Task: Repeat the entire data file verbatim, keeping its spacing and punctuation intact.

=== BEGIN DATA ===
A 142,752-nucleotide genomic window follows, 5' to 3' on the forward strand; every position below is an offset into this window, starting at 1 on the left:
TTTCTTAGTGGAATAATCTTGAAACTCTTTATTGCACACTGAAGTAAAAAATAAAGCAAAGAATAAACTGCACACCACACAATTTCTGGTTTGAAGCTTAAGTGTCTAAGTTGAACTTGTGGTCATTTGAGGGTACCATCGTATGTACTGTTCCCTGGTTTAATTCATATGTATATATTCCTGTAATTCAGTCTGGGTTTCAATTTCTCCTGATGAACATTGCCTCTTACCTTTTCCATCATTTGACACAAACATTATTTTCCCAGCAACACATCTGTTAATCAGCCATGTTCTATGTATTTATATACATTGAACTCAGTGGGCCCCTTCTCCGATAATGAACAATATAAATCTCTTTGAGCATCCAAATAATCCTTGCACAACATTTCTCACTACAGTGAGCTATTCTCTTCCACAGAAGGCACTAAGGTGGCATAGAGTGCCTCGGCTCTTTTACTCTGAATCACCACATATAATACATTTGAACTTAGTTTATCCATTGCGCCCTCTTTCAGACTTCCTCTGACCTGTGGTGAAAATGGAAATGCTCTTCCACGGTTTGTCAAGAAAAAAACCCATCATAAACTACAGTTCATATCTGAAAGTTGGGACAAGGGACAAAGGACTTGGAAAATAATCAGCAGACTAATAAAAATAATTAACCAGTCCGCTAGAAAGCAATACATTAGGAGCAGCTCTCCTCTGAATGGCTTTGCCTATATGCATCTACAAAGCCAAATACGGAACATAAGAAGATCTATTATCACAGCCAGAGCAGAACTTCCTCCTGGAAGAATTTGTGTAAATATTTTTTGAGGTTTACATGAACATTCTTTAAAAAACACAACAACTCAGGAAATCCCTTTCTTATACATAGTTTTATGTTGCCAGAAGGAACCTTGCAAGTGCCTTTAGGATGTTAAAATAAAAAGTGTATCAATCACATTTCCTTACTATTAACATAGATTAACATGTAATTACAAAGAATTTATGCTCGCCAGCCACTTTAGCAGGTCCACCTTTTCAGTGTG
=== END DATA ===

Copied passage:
A 142,752-nucleotide genomic window follows, 5' to 3' on the forward strand; every position below is an offset into this window, starting at 1 on the left:
TTTCTTAGTGGAATAATCTTGAAACTCTTTATTGCACACTGAAGTAAAAAATAAAGCAAAGAATAAACTGCACACCACACAATTTCTGGTTTGAAGCTTAAGTGTCTAAGTTGAACTTGTGGTCATTTGAGGGTACCATCGTATGTACTGTTCCCTGGTTTAATTCATATGTATATATTCCTGTAATTCAGTCTGGGTTTCAATTTCTCCTGATGAACATTGCCTCTTACCTTTTCCATCATTTGACACAAACATTATTTTCCCAGCAACACATCTGTTAATCAGCCATGTTCTATGTATTTATATACATTGAACTCAGTGGGCCCCTTCTCCGATAATGAACAATATAAATCTCTTTGAGCATCCAAATAATCCTTGCACAACATTTCTCACTACAGTGAGCTATTCTCTTCCACAGAAGGCACTAAGGTGGCATAGAGTGCCTCGGCTCTTTTACTCTGAATCACCACATATAATACATTTGAACTTAGTTTATCCATTGCGCCCTCTTTCAGACTTCCTCTGACCTGTGGTGAAAATGGAAATGCTCTTCCACGGTTTGTCAAGAAAAAAACCCATCATAAACTACAGTTCATATCTGAAAGTTGGGACAAGGGACAAAGGACTTGGAAAATAATCAGCAGACTAATAAAAATAATTAACCAGTCCGCTAGAAAGCAATACATTAGGAGCAGCTCTCCTCTGAATGGCTTTGCCTATATGCATCTACAAAGCCAAATACGGAACATAAGAAGATCTATTATCACAGCCAGAGCAGAACTTCCTCCTGGAAGAATTTGTGTAAATATTTTTTGAGGTTTACATGAACATTCTTTAAAAAACACAACAACTCAGGAAATCCCTTTCTTATACATAGTTTTATGTTGCCAGAAGGAACCTTGCAAGTGCCTTTAGGATGTTAAAATAAAAAGTGTATCAATCACATTTCCTTACTATTAACATAGATTAACATGTAATTACAAAGAATTTATGCTCGCCAGCCACTTTAGCAGGTCCACCTTTTCAGTGTG